Monday, January 16, 2006


by Donald Kuspit

Twentieth Century Art: An Overview of Critical Opinion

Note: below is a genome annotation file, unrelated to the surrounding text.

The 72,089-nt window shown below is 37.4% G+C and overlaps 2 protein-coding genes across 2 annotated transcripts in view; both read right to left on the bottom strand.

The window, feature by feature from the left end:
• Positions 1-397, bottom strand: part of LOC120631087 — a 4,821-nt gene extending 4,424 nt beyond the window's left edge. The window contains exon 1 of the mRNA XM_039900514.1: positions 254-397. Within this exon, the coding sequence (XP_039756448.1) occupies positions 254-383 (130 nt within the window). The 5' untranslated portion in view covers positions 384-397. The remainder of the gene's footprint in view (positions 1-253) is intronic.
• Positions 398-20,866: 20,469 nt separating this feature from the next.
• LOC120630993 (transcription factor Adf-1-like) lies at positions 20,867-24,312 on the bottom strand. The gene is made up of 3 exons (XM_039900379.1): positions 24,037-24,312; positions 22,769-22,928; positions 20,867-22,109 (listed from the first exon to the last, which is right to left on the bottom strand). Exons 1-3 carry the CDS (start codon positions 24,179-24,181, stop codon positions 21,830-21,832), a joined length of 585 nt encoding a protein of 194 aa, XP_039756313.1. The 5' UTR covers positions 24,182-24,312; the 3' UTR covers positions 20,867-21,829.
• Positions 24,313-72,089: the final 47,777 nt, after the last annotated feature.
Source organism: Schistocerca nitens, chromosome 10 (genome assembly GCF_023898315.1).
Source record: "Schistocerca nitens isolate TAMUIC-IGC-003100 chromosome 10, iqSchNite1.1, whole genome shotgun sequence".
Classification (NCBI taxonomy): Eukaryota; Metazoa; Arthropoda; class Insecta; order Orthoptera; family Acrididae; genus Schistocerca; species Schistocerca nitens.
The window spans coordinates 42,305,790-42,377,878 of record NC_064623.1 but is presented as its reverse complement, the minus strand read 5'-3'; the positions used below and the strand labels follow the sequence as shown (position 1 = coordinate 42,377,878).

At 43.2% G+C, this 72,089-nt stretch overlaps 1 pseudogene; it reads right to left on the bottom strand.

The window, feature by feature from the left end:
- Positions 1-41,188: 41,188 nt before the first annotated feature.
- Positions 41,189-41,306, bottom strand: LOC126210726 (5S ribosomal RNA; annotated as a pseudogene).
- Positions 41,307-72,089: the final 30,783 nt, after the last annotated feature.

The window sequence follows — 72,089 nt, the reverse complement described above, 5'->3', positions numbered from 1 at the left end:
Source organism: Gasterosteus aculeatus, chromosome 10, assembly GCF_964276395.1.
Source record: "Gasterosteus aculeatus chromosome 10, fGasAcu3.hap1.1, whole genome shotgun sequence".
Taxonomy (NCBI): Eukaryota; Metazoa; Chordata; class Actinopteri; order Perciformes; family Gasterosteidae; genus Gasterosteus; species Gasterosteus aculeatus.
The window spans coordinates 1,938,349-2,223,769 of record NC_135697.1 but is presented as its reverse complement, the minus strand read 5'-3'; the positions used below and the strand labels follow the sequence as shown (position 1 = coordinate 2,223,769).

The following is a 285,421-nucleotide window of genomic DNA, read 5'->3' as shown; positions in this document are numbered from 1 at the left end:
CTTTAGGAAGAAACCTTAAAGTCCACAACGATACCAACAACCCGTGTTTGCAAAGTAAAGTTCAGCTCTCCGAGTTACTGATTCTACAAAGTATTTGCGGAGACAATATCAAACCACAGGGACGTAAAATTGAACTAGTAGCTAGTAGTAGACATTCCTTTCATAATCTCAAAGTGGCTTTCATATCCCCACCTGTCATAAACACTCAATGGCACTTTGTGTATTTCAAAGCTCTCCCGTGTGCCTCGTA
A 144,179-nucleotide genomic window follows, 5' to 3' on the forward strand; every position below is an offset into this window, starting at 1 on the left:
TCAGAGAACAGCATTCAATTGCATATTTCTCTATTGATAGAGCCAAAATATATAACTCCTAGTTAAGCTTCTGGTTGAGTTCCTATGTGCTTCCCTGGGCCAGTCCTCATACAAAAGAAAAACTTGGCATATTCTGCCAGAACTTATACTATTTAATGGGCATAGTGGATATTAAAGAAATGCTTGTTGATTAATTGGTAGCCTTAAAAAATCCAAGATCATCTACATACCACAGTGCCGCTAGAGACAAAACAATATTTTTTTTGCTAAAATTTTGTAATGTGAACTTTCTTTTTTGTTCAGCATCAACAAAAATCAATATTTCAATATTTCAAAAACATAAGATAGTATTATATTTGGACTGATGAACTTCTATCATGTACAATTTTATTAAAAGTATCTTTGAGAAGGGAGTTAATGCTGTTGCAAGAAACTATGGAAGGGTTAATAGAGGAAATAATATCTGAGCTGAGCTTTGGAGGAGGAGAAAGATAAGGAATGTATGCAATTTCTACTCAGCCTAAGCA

"The real problem of modernity is the problem of belief," writes Daniel Bell, the sociologist and political theorist. "To use an unfashionable term, it is a spiritual crisis, since the new anchorages have proved illusory and the old ones have become submerged. It is a situation which brings us back to nihilism; lacking a past or a future, there is only a void."(1) Modern art, in all its seemingless limitless variety, presents itself as one solution to the problem, indeed, as some think, the only important solution. As Bell says, it has become a "substitute for religion,"(2) a spiritual antidote to social poisons, the esthetic alternative to moral nihilism. This view is seconded by the historian Jacques Barzun, who, discussing "the rise of art as religion" in the 19th century -- initially the equation of art and religion, and finally the substitution of art for religion(3) -- remarks that "Art. . . became the gateway to the realm of spirit for all those over whom the old religions have lost their hold. Most romantic artists needed nothing higher. Art was sufficient and supreme."(4) The poet Wallace Stevens adds: "The paramount relation between poetry and painting today, between modern man and modern art, is simply this: that in an age in which disbelief is so profoundly prevalent or, if not disbelief, indifference to questions of belief, poetry and painting, and the arts in general, are, in their measure, a compensation for what has been lost."(5)

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